I wrote to BA telling them that I was writing an article about flying after a hip replacement and asking them about the height of the seats. Sadly my question was brushed aside and I was told it was nothing to worry about. What they didn't tell me was the height of the seats! Perhaps it's a security issue?
If you can afford to upgrade to premium economy or even business clas then you will have more space to allow you to manoeuvre into position to sit down safely but the seat height might still be too low. I'll continue to try and find out about seat heights. If any one is flying soon please let the rest of us know.
Once the soft tissue around your hip has recovered then these rules can be relaxed.
Another important factor is how far you'll be flying. This will affect how comfortable you will be (or should that be how uncomfortable you'll be?) and the risk of forming a deep vein thrombosis.
I've flown eight times since my hip replacement last year and, unlike so many people I meet in the forums, have no problems with the increased measures taken as my hip sets the alarms bells ringing.
This has been the only option available until recently. The operator waves a wand over you that can detect metals and perhaps other substances and then pats you down. Most people have no problem with this at all though some find the pat down a bit too close for comfort.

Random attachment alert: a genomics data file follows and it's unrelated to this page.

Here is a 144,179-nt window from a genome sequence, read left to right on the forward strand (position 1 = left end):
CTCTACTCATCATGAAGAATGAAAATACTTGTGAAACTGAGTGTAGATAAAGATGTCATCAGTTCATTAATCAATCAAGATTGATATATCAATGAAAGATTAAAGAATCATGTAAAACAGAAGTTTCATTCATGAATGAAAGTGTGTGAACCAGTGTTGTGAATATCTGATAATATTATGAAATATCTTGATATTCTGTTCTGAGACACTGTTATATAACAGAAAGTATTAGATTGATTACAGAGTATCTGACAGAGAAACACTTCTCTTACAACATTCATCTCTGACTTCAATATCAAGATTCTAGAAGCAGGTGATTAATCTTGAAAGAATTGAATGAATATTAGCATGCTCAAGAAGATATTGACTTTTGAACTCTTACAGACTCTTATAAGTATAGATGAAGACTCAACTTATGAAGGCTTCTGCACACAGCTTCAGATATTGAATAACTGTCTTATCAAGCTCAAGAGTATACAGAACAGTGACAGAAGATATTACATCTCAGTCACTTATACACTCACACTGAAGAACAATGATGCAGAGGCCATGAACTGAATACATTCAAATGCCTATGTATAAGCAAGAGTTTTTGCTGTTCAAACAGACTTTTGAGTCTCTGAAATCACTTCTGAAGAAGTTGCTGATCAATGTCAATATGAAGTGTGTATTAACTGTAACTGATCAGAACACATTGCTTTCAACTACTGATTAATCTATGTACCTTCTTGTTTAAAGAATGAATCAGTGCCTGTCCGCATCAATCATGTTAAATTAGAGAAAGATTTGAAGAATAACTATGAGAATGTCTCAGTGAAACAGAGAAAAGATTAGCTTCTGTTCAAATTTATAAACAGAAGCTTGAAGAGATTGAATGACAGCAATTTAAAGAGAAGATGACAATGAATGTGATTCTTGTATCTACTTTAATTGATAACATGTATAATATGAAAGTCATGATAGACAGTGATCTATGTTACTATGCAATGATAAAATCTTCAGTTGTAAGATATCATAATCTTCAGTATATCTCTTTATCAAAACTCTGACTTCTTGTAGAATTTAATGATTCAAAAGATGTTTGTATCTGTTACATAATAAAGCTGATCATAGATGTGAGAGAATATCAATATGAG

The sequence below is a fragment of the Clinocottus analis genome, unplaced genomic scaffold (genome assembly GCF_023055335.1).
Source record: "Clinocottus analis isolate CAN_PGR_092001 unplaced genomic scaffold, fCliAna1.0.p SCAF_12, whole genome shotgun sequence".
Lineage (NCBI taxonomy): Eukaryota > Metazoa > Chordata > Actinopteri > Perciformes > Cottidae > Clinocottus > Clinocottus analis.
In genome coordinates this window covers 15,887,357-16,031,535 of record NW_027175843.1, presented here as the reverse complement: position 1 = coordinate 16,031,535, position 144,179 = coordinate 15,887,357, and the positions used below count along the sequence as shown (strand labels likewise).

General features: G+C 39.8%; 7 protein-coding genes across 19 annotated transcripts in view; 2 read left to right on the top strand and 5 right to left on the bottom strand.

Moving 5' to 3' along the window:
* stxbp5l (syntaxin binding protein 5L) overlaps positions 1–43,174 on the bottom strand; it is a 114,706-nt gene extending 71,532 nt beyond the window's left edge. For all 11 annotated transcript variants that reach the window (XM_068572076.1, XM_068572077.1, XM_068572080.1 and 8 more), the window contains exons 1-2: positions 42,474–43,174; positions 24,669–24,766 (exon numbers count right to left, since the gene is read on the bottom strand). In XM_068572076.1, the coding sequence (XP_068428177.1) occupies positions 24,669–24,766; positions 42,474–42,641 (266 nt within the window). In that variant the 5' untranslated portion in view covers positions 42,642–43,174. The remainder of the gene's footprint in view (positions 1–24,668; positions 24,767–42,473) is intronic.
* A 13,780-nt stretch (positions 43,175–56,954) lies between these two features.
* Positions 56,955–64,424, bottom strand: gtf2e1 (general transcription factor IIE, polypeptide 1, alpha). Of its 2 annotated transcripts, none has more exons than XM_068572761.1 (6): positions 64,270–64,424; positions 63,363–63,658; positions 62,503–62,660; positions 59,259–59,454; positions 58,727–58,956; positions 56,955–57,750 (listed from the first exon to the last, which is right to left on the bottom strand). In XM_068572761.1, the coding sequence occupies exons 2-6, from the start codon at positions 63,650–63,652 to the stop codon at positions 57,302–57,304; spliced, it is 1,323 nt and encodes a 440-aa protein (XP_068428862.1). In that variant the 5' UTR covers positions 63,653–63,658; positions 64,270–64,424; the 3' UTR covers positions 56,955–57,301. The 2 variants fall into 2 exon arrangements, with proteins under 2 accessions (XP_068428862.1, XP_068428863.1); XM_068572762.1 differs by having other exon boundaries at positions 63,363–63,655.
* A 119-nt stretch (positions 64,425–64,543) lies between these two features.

If you're using a stick that will be taken from you for a few moments whilst it's whisked through a scanner and then returned to you. Airport staff have always been very helpful and kept me standing upright. If you're in a wheelchair you usually don't have to get out.
These are relatively new and quite controversial. Being scanned means you avoid the "intimate" pat down but are seen totally naked. However it is quick and very reliable.
Most countries that operate full body scanners allow you to opt to have one - this usually saves time in the long run. On the other hand if they ask you to have one you can't refuse - so it is something you should be prepared for.
Software developers are working on a "modesty" version which allows the machine to decide whether an operator needs to view the scan or not. For most of us this will work brilliantly.
Do arrive at the airport a bit earlier then usual to allow extra time for being wanded over a few times.